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China's yuan firms, state banks seen smoothening volatility
[SHANGHAI] China's yuan firmed against the dollar on Thursday, after the central bank set a stronger guidance rate and traders suspected state-owned banks intervened to hold down volatility.
The People's Bank of China set the midpoint rate at 6.4707 per dollar prior to market open, 0.07 per cent firmer than the previous fix of 6.4754.
In the spot market, the yuan opened at 6.4727 per dollar and was changing hands at 6.4714 by midday in range-bound trade, strengthening 0.16 per cent from the previous late session close.
Traders believed strong demand for dollars was in part tempered by the presence of state-owned banks.
"There was strong dollar demand in early morning trade,"said a trader at a Chinese commercial bank in Shanghai. "But state banks were offering prices around 6.4760, which limited movement in the spot rate." Traders said the yuan still faces long-term depreciation pressure against the dollar given varying economic fundamentals in the United States and China, but the Chinese currency's short-term volatility will hinge on how the dollar index moves.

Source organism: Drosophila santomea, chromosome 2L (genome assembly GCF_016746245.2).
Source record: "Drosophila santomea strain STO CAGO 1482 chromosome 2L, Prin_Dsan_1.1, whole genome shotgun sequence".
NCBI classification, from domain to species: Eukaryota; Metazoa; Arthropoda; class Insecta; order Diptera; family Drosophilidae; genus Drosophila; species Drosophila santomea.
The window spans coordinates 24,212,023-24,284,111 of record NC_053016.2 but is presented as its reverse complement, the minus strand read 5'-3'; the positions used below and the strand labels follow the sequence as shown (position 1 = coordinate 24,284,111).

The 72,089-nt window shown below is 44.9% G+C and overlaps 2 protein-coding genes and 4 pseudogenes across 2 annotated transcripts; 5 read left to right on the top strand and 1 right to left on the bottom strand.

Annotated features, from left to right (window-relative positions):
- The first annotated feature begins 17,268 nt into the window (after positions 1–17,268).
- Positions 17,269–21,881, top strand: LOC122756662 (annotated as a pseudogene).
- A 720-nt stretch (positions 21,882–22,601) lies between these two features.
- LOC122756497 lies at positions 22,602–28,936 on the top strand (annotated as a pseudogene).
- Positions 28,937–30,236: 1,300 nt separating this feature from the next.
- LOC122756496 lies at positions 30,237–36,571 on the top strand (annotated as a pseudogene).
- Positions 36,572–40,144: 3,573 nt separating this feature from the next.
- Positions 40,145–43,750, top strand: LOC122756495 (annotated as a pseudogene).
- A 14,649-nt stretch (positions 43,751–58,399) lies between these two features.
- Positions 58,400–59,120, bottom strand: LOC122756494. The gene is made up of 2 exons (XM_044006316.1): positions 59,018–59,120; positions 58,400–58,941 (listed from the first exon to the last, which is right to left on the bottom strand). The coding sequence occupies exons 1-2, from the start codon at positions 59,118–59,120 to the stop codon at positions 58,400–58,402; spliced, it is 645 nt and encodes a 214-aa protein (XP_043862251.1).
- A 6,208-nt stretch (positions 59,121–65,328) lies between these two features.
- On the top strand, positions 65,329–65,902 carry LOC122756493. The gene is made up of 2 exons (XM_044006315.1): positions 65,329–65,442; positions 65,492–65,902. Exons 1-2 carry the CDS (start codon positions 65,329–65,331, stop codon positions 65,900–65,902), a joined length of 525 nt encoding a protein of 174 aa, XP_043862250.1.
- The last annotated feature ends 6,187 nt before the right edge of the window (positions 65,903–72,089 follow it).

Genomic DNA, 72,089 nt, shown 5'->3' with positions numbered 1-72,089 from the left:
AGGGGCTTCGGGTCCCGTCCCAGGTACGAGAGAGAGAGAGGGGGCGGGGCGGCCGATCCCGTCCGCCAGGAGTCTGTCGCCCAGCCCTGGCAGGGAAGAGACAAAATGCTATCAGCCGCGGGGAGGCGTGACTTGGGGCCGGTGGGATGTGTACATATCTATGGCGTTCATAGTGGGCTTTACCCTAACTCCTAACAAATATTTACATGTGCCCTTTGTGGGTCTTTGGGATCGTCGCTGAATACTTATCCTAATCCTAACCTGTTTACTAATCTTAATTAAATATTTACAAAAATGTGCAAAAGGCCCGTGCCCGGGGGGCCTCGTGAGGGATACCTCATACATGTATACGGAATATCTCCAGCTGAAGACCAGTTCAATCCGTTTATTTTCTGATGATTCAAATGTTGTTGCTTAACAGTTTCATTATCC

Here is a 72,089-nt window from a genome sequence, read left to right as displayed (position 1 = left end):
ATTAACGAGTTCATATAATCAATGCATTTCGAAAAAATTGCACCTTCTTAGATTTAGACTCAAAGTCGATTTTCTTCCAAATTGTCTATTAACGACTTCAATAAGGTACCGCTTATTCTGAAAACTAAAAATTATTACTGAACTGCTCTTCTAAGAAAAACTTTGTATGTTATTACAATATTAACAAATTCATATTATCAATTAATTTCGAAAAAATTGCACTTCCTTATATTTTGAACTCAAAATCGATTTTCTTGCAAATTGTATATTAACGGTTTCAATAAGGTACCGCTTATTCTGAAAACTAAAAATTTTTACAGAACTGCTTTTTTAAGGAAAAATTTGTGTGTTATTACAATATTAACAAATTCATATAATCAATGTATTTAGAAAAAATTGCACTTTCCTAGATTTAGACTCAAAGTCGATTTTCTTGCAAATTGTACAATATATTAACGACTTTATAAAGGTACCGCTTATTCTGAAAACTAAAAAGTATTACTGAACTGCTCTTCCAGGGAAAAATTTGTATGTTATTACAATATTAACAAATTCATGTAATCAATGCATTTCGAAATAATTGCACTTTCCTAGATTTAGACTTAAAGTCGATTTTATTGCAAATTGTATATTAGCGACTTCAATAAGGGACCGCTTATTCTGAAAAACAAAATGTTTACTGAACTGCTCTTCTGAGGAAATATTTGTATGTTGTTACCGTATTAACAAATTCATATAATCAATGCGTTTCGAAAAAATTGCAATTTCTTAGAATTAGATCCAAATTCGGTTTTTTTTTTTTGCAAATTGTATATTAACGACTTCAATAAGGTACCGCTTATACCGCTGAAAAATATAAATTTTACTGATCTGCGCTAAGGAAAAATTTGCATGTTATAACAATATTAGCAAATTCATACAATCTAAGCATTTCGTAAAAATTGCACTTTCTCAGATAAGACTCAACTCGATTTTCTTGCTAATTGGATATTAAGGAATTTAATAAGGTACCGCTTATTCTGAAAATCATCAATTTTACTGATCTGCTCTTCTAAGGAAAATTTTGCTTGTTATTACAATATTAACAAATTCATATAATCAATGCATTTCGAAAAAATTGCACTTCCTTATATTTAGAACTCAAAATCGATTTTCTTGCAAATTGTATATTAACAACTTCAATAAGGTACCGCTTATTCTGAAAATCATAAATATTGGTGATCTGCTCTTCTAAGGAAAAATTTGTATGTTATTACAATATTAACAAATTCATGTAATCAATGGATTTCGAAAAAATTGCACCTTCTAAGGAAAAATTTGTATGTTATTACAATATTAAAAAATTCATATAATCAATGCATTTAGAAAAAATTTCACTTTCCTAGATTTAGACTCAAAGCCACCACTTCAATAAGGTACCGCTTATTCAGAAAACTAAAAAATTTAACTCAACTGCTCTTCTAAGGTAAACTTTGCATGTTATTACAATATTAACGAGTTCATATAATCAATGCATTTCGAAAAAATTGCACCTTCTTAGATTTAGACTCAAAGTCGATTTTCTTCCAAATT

The dollar index, which tracks the greenback against a basket of major currencies, stood at 94.434 around midday on Thursday in Asian trade, after plumbing to 94.239 in the previous session, its lowest since October last year.
Minutes from the Fed's March 15-16 policy meeting suggested that the central bank appears unlikely to raise interest rates before June due to widespread concern among policymakers over their limited ability to counter the blow of a global economic slowdown.
On Wednesday, a Reuters poll showed that China's foreign exchange reserves - the world's largest - likely fell for a fifth straight month in March, easing to US$3.18 trillion from US$3.2 trillion in February. The data may be released on Thursday.
The offshore yuan was trading 0.18 per cent softer than the onshore spot at 6.4829 per dollar.